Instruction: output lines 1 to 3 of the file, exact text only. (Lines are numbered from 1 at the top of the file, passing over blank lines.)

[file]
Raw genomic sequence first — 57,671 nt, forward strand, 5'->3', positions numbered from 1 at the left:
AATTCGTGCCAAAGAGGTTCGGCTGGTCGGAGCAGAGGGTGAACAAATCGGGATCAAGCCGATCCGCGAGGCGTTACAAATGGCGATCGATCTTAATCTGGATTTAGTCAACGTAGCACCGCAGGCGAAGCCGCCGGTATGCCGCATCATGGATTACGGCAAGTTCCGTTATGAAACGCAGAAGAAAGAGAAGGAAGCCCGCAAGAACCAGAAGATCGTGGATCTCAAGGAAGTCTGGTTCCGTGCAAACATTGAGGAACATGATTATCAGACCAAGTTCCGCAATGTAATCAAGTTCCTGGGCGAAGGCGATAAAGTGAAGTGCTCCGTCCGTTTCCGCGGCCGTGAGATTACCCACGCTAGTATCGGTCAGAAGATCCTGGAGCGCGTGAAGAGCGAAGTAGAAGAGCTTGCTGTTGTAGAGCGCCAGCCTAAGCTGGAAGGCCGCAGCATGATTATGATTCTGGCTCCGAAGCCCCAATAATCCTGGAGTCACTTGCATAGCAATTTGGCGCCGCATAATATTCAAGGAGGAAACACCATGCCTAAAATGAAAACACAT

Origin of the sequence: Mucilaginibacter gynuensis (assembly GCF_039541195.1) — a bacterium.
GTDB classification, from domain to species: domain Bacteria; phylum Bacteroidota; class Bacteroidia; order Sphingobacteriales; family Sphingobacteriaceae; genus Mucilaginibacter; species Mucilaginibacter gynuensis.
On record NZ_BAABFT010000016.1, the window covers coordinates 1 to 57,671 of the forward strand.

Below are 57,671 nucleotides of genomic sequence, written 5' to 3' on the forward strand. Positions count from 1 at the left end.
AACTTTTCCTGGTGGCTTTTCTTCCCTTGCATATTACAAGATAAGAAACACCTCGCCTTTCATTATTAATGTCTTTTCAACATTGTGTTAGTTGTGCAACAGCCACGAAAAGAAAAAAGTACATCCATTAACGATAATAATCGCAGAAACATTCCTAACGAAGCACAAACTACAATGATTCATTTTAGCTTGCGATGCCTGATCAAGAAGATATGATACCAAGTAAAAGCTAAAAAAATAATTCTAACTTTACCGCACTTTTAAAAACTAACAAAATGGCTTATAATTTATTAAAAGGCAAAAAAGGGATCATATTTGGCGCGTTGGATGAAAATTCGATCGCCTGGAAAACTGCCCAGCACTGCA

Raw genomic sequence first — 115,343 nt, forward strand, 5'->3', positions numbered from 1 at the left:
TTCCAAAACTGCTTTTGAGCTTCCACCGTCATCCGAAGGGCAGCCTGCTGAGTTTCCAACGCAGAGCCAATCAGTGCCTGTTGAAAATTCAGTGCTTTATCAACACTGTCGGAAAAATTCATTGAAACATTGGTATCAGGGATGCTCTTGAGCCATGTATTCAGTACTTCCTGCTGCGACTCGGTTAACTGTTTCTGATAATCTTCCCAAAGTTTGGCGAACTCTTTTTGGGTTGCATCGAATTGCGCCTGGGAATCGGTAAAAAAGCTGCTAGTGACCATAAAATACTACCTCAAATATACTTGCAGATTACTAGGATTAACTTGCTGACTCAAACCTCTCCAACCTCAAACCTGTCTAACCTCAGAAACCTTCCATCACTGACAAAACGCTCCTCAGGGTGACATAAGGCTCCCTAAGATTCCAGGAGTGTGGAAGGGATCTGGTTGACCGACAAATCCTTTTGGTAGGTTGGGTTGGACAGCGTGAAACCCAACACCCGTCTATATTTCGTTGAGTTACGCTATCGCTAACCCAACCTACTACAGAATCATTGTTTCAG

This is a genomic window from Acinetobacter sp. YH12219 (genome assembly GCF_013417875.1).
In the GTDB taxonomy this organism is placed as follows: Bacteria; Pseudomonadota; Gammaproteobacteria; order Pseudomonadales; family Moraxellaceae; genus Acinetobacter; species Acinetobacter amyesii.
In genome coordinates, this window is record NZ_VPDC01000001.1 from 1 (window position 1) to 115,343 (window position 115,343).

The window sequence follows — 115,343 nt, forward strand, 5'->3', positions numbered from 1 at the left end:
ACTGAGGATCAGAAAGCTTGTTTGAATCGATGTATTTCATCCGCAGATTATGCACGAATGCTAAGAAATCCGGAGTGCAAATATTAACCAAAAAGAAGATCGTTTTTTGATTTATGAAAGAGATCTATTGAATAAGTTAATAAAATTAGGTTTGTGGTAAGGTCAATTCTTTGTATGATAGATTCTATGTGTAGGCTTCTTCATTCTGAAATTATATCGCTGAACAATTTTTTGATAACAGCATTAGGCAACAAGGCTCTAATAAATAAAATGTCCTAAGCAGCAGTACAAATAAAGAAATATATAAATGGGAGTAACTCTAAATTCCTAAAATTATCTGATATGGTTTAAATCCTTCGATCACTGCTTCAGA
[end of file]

Raw genomic sequence first — 57,671 nt, forward strand, 5'->3', positions numbered from 1 at the left:
AATTCGTGCCAAAGAGGTTCGGCTGGTCGGAGCAGAGGGTGAACAAATCGGGATCAAGCCGATCCGCGAGGCGTTACAAATGGCGATCGATCTTAATCTGGATTTAGTCAACGTAGCACCGCAGGCGAAGCCGCCGGTATGCCGCATCATGGATTACGGCAAGTTCCGTTATGAAACGCAGAAGAAAGAGAAGGAAGCCCGCAAGAACCAGAAGATCGTGGATCTCAAGGAAGTCTGGTTCCGTGCAAACATTGAGGAACATGATTATCAGACCAAGTTCCGCAATGTAATCAAGTTCCTGGGCGAAGGCGATAAAGTGAAGTGCTCCGTCCGTTTCCGCGGCCGTGAGATTACCCACGCTAGTATCGGTCAGAAGATCCTGGAGCGCGTGAAGAGCGAAGTAGAAGAGCTTGCTGTTGTAGAGCGCCAGCCTAAGCTGGAAGGCCGCAGCATGATTATGATTCTGGCTCCGAAGCCCCAATAATCCTGGAGTCACTTGCATAGCAATTTGGCGCCGCATAATATTCAAGGAGGAAACACCATGCCTAAAATGAAAACACAT

Origin of the sequence: Mucilaginibacter gynuensis (assembly GCF_039541195.1) — a bacterium.